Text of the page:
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Our Early Homeschooling Experience with Screen Technology Before it Became Endemic

First published SSHED, Winter 2002, Beverley Paine

We are a family of happy users of technology. We take advantage of technology that suits our interests and situation, and use it thoughtfully. I think this is the key to managing a life immersed in technology - thoughtfulness. It's much easier to achieve than will-power, which usually needs to be employed when thoughtfulness isn't practised in the first place, especially with addictive technological goodies such as the television or computer.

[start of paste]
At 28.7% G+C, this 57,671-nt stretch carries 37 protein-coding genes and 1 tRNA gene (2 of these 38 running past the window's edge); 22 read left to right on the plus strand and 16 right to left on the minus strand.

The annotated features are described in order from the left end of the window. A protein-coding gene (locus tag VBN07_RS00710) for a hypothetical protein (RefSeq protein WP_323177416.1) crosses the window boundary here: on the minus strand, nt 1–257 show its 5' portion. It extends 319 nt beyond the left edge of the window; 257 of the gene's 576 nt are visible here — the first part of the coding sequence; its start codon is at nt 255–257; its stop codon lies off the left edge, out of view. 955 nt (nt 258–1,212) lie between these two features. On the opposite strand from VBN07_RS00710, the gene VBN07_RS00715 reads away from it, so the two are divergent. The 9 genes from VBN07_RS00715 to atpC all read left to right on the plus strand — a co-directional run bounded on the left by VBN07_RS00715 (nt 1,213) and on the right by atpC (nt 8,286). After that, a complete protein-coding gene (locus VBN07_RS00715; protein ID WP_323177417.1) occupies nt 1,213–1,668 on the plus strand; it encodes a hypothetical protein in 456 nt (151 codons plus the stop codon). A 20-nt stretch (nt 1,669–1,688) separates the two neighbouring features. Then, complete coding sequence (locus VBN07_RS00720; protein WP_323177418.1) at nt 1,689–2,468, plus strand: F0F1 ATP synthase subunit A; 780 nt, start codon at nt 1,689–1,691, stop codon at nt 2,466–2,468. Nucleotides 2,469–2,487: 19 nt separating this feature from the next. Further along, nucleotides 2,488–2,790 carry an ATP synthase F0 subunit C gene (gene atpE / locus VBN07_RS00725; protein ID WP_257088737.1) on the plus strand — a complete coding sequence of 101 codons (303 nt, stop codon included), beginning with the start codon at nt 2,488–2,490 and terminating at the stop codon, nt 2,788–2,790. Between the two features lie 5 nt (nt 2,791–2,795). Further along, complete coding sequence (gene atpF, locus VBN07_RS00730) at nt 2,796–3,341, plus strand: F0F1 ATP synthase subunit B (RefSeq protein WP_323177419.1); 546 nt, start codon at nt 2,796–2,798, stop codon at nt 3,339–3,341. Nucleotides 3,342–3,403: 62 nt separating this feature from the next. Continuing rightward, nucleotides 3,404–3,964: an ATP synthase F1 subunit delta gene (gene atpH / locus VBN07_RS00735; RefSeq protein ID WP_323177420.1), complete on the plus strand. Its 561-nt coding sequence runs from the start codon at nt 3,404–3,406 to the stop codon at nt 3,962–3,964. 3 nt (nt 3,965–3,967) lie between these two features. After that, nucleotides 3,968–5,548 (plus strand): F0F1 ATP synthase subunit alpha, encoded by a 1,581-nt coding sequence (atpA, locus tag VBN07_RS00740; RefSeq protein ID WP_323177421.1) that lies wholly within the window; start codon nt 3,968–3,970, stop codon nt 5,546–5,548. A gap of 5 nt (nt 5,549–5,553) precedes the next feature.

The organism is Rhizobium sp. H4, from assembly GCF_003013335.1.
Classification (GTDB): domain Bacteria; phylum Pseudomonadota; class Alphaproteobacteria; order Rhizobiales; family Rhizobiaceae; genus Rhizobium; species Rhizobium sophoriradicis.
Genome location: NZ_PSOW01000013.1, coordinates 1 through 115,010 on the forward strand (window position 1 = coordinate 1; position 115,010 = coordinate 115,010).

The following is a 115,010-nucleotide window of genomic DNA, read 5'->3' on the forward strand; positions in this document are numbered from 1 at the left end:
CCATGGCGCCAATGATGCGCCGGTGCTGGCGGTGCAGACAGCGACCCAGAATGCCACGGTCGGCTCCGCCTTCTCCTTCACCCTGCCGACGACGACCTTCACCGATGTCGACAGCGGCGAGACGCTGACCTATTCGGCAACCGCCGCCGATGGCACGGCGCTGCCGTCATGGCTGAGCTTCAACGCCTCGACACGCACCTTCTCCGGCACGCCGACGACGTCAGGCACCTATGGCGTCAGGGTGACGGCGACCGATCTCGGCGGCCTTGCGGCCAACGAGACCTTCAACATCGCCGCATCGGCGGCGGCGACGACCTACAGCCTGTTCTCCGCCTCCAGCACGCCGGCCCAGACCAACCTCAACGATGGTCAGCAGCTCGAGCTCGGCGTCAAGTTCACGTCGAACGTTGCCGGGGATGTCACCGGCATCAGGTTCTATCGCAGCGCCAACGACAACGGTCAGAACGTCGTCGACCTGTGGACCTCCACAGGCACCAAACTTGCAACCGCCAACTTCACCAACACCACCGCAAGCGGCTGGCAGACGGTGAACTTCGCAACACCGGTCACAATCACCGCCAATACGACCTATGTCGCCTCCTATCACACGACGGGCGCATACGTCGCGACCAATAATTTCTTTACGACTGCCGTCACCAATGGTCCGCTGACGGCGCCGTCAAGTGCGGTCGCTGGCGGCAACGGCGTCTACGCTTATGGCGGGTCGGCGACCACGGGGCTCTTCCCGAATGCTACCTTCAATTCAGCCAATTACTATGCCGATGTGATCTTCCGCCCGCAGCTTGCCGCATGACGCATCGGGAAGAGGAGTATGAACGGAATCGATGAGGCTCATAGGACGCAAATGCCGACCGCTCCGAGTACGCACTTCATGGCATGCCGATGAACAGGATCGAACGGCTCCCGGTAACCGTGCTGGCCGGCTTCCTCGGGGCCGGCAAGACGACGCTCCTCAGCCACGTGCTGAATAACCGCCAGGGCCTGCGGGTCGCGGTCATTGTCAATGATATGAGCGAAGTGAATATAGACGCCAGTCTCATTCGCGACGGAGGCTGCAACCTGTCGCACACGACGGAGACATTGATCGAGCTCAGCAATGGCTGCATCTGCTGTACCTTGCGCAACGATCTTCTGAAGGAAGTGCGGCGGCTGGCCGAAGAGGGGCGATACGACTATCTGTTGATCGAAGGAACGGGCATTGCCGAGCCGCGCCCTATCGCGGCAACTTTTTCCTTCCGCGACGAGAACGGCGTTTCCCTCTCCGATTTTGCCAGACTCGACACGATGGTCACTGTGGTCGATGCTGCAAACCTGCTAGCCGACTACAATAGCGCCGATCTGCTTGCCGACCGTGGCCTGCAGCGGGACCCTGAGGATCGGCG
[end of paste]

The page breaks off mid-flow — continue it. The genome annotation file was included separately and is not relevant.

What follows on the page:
In our early homeschooling days our television was used sparingly. The children didn't find it as exciting or interesting as play and other activities. By four years of age they we had taught them to turn off the box once a program had finished - sometimes to the consternation of another viewer who had just tuned in to watch the next program!


I believe our success was because we set a reasonable expectation that the children would comply with and set an example they could emulate.